Mixed histology tumors have some combination of the above tumors and may have a component of seminomatous tumor present as well.  As such, tumors with both seminomatous and nonseminomatous elements are classified as NSGCTs because the NSGCT component most accurately reflects the response to treatment and overall prognosis.



Factors that alter the differentiation of the primordial germ cell, resulting in the presence of an embryonal stem cell, can increase the risk of NSGCT. Risk factors include cryptorchidism (undescended testis), personal history of testicular cancer, family history of testicular cancer, intratubular germ cell neoplasia (ITGCN), and gonadal dysgenesis. Other risk factors may include childhood inguinal hernias and any other cause of testicular atrophy.

Cryptorchidism is one of the most significant risk factors for testicular cancer. Almost 10% of men with testicular cancer have a history of undescended testicle. [3]  

In addition, the age at which orchidopexy (an operation to bring the testicle down into the scrotum) is performed appears to play a significant role. A 2007 study reported a 2.23 relative risk (in comparison with the general Swedish population) of testicular cancer in patients who underwent orchidopexy before age 13 years, while the relative risk in those who underwent orchidopexy at age 13 years or older was 5.40. [4] Therefore, orchidopexy performed before puberty appears to reduce the likelihood of testicular cancer later in life.

Additionally, ITGCN is thought to be a common precursor of most testicular germ cell neoplasms. Roughly 90% of testicular tumors are associated with adjacent ITGCN. Furthermore, men with known ITGCN have an approximately 50% risk of cancer developement in 5 years. [3]





United States incidence

Testicular cancer is relatively uncommon, with approximately 9190 new cases predicted to occur in 2023 in the United States.1 The peak incidence is in men aged 20-34 years. Testicular cancer is the most common solid tumor in this otherwise young, healthy, and productive age group.

Between 1973 and 1995, the incidence of testicular cancer in the US increased 51%, from 3.61 to 5.44 per 100,000 men. Birth cohort was strongly associated with relative risk of testicular cancer, and peak age at diagnosis decreased for each successive birth cohort. [5] The incidence of testicular cancer has continued to increase over the past 10 years, rising on average 0.7% each year. Based on 2011-2020 data, the incidence is approximately 6.0 cases per 100,000 men. [1]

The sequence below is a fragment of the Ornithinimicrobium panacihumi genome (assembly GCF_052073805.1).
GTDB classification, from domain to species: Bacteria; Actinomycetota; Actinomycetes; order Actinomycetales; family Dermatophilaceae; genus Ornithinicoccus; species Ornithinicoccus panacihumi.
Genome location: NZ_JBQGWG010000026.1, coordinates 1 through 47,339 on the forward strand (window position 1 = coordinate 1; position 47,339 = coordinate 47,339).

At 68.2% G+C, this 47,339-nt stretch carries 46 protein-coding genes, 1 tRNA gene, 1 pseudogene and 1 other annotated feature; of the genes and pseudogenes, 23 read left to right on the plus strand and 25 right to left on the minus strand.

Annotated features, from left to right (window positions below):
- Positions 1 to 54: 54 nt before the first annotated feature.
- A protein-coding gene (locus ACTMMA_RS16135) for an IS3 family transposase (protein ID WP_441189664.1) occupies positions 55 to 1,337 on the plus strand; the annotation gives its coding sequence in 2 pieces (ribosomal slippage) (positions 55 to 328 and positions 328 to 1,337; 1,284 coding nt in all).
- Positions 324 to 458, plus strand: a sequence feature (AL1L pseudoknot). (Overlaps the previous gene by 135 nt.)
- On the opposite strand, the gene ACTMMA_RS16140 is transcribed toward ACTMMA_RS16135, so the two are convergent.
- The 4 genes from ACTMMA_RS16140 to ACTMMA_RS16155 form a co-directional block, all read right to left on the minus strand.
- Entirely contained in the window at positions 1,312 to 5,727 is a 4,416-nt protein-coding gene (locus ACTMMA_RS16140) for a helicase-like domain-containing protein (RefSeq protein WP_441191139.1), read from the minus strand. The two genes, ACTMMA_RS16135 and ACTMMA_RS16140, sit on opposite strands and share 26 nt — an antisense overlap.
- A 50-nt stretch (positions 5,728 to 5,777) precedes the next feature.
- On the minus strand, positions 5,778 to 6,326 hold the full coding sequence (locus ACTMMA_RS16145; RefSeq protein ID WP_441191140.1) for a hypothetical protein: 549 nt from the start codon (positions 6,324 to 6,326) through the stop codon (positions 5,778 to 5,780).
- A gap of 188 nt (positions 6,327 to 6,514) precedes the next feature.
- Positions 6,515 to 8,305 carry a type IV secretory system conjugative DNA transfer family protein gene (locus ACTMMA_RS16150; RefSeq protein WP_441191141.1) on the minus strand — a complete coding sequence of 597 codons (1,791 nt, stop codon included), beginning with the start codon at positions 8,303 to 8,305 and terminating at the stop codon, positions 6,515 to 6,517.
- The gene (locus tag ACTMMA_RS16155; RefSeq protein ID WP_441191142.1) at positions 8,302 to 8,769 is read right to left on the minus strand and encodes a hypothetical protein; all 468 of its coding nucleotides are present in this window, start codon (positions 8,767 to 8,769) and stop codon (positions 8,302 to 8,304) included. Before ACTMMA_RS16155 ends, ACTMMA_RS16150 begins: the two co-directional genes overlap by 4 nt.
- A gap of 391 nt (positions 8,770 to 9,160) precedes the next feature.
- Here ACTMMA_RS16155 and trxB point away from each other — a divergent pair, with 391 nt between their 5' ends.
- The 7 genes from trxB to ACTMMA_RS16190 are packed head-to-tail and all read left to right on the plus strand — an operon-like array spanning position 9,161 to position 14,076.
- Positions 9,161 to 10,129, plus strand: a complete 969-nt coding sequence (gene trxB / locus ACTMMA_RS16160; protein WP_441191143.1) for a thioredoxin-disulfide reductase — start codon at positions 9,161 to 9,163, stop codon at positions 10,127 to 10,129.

Testicular cancer is most frequently seen in non-Hispanic white men. The lowest incidence is in African-American men. 

International incidence

Worldwide, testicular cancer has the highest incidence in northern Europe, with the highest rates in Norway and Denmark. Rates continue to increase in most countries worldwide, particularly southern Europe and Latin America. In contrast, the increase in rates has begun to slow in countries such as Australia and the US. [6]



The prognosis for patients with NSGCT is ultimately dependent on clinical staging and subsequent risk stratification using histology, primary tumor site, post-orchiectomy tumor marker nadir, and imaging including a minimum or chest x-ray and CT scan of the abdomen and pelvis.  

Using the risk stratification system established by the International Germ Cell Cancer Collaborative Group (IGCCCG) in 1997, patients are categorized into good, intermediate, or poor prognostic categories. [7] Rates of disease-free survival at 5  years are roughly 90%, 75%, and 50% for good-, intermediate-, and poor-risk groups, respectively. 

Disease-free survival varies by stage and risk, as follows:

  • Patients with stage I disease typically achieve a 98% disease-free survival rate at 5 years
  • Patients with stage IIA and IIB disease typically achieve a 92% disease-free survival rate at 5.5 years
  • Patients with stage IIC disease can expect an approximately 92% overall survival rate at 5 years
  • Patients with stage III disease classified as low-risk have a 92% overall survival rate at 5 years; intermediate-risk patients have an 80% overall survival rate at 5 years; high-risk patients have a 48% overall survival rate at 5 years

In a study from Norway, Mykletun et al reported that, at a mean of 11 years of follow-up, men who survived testicular cancer had no clinically significant difference in quality of life compared with age-matched controls. [8]  Overall, only minimal differences were seen in quality of life among recipients of different testicular cancer treatment modalities. The apparently excellent quality-of-life results of this study may offer some reassurance regarding the potential for complications and challenges to patients facing the diagnosis and treatment of testicular cancer.